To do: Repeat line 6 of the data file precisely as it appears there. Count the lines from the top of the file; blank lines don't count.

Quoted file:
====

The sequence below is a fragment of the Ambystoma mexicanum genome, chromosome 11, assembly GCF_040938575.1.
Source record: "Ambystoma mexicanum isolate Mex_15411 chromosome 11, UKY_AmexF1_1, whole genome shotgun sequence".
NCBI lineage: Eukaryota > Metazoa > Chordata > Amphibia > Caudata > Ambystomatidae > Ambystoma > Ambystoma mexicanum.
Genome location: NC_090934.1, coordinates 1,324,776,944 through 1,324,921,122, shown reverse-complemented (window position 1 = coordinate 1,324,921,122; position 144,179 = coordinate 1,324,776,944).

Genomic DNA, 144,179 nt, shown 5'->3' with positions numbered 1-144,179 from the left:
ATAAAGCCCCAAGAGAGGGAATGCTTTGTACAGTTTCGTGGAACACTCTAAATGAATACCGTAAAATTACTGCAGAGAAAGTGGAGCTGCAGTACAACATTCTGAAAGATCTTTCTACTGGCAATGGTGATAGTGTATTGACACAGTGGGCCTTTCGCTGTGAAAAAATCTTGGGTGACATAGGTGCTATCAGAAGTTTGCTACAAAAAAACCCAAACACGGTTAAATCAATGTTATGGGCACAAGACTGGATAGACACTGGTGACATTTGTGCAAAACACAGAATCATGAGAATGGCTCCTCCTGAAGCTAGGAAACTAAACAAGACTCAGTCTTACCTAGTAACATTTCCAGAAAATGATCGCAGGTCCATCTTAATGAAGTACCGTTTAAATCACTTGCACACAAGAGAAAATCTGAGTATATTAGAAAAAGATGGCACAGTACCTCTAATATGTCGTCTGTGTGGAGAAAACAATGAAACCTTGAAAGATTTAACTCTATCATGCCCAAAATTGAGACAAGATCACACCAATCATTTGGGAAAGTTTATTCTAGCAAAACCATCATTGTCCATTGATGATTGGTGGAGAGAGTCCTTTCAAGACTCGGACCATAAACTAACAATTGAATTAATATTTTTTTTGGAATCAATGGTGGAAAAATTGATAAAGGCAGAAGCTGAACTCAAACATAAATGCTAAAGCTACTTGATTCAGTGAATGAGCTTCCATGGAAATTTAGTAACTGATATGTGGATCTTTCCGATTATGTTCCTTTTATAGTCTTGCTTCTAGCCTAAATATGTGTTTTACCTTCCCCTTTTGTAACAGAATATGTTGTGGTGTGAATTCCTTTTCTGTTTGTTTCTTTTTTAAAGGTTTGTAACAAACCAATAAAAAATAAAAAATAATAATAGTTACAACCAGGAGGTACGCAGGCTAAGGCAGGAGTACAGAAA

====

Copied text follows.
ATAAAGCCCCAAGAGAGGGAATGCTTTGTACAGTTTCGTGGAACACTCTAAATGAATACCGTAAAATTACTGCAGAGAAAGTGGAGCTGCAGTACAACATTCTGAAAGATCTTTCTACTGGCAATGGTGATAGTGTATTGACACAGTGGGCCTTTCGCTGTGAAAAAATCTTGGGTGACATAGGTGCTATCAGAAGTTTGCTACAAAAAAACCCAAACACGGTTAAATCAATGTTATGGGCACAAGACTGGATAGACACTGGTGACATTTGTGCAAAACACAGAATCATGAGAATGGCTCCTCCTGAAGCTAGGAAACTAAACAAGACTCAGTCTTACCTAGTAACATTTCCAGAAAATGATCGCAGGTCCATCTTAATGAAGTACCGTTTAAATCACTTGCACACAAGAGAAAATCTGAGTATATTAGAAAAAGATGGCACAGTACCTCTAATATGTCGTCTGTGTGGAGAAAACAATGAAACCTTGAAAGATTTAACTCTATCATGCCCAAAATTGAGACAAGATCACACCAATCATTTGGGAAAGTTTATTCTAGCAAAACCATCATTGTCCATTGATGATTGGTGGAGAGAGTCCTTTCAAGACTCGGACCATAAACTAACAATTGAATTAATATTTTTTTTGGAATCAATGGTGGAAAAATTGATAAAGGCAGAAGCTGAACTCAAACATAAATGCTAAAGCTACTTGATTCAGTGAATGAGCTTCCATGGAAATTTAGTAACTGATATGTGGATCTTTCCGATTATGTTCCTTTTATAGTCTTGCTTCTAGCCTAAATATGTGTTTTACCTTCCCCTTTTGTAACAGAATATGTTGTGGTGTGAATTCCTTTTCTGTTTGTTTCTTTTTTAAAGGTTTGTAACAAACCAATAAAAAATAAAAAATAATAATAGTTACAACCAGGAGGTACGCAGGCTAAGGCAGGAGTACAGAAA